It seems that pool safety is not only an issue for swimmers but also for buyers and sellers of real estate in South Australia.

I have written before about pool safety certification but a recent case where we had to help a client who had gotten into difficulty has prompted me to share an update.

My focus today is the fact that just like personal flotation devices, not all certifiers are the same.

Diving into pool safety certification in South Australia

If you are selling a house with a swimming pool or spa on your property, you have an obligation to ensure it meets safety standards upon the sale of the property.

A certificate of compliance ready at the time of settlement is all that might stand between the Vendor and a fine of up to $15,000.

If you’d like to get more background, I have produced one that covers the four main positions vendors take regarding swimming pools and the need to have a fence that complies with the Development Act 1993.

In that article, you will also find links to further background information on this quite complex subject.

What happens when the certificate is not a ‘proper’ certificate?

We recently had to pull all hands on deck to help a client who came up against an unsound certificate that put the settlement at risk.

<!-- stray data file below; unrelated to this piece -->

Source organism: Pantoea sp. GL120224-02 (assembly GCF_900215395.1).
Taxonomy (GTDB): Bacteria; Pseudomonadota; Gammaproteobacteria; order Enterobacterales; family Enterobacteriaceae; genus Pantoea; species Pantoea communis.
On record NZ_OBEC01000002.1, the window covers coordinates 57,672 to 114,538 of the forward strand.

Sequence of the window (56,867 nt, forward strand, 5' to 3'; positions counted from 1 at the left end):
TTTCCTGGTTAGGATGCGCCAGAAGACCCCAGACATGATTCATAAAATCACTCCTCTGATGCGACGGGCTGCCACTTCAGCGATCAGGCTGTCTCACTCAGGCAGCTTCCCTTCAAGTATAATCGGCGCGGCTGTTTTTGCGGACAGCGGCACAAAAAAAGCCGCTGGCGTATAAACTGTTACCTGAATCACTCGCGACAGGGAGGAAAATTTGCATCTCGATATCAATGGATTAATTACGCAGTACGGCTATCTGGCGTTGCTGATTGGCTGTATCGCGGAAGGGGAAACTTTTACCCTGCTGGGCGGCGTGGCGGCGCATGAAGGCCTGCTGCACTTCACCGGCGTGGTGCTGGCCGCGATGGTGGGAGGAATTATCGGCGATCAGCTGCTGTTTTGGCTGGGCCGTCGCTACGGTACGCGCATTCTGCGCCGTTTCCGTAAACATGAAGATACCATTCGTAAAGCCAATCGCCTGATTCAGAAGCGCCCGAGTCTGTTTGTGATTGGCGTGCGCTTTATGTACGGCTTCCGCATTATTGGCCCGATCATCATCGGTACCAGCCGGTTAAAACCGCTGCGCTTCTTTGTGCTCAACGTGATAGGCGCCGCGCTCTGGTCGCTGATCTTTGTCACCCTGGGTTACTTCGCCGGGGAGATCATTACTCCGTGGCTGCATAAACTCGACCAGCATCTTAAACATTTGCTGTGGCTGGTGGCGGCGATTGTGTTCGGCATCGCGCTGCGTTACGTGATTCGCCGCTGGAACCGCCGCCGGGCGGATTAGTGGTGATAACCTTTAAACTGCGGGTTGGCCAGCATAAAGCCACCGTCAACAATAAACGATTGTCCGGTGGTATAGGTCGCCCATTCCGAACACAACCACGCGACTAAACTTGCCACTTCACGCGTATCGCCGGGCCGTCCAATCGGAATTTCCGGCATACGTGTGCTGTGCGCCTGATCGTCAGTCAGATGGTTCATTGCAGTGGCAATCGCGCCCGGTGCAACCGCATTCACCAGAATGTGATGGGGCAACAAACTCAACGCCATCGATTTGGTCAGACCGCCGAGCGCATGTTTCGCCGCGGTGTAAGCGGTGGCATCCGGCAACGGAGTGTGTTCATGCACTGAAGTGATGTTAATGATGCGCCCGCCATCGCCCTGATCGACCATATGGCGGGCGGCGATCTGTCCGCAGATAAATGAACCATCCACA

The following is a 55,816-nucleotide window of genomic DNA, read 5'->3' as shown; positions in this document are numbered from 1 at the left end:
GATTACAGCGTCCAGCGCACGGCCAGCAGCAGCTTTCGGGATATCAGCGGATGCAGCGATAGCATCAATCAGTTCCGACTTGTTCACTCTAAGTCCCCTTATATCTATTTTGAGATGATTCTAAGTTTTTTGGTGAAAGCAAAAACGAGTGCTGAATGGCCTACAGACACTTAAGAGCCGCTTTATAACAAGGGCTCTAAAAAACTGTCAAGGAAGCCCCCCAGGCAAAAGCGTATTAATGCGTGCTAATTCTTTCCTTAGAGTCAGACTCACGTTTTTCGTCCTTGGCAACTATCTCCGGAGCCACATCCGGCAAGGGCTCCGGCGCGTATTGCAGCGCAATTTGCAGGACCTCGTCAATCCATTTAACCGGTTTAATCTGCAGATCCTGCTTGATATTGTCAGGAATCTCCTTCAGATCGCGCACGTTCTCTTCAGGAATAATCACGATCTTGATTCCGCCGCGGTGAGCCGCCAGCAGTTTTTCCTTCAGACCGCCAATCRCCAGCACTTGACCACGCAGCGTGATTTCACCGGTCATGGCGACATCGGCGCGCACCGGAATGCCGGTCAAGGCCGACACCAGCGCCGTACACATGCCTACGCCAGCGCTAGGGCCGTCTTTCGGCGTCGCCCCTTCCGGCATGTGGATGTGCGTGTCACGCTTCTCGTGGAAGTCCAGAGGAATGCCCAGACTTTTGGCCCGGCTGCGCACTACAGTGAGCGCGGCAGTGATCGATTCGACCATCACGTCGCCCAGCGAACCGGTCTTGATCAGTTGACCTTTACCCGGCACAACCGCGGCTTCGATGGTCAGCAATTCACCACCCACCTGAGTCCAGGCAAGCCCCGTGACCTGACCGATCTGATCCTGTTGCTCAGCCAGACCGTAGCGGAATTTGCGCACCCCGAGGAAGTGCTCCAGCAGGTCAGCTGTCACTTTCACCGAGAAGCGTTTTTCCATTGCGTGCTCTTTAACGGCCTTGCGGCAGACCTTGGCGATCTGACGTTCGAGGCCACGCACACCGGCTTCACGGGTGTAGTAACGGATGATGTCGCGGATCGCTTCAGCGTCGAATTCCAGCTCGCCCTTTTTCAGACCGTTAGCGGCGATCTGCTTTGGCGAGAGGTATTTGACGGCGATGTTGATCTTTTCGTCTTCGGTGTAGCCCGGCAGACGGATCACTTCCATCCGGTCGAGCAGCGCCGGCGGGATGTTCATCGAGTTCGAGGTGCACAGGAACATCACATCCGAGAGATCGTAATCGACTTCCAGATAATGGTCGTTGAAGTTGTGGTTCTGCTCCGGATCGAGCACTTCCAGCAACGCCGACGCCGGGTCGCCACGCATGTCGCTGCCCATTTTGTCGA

It was a stressful time for all parties involved and the cause was an inexperienced certifier signing off on a pool that did not meet requirements.

While there is no excuse for a certifier to erroneously pass an unsafe pool, it is the case that regulations around pool safety compliance are confusing, as I explored here: The water is still murky when selling houses with swimming pools in SA.

How to stay safe with pool safety certification

Following recent meetings with Attorney General John Rau, the Real Estate Institute of South Australia was advised that only Private Certifiers who possess the appropriate qualifications, experience and professional indemnity insurance to perform safety certification should be trusted with this task.

Private Certifiers are accredited by the Australian Institute of Building Surveyors and must possess a minimum of 8 years’ experience before they can become registered.

It is also worth noting that some certifiers have a condition C against their accreditation, which means they are not eligible for this task.

We are working closely with our clients and real estate agents to make sure this message is shared but in the meantime, you might like to use this government list to choose a certifier ahead of your property listing: Private Certifiers in South Australia.

And, once again, having that solid relationship with your conveyancer can pay dividends because we have protocols in place to make clients aware of these regulations ahead of time.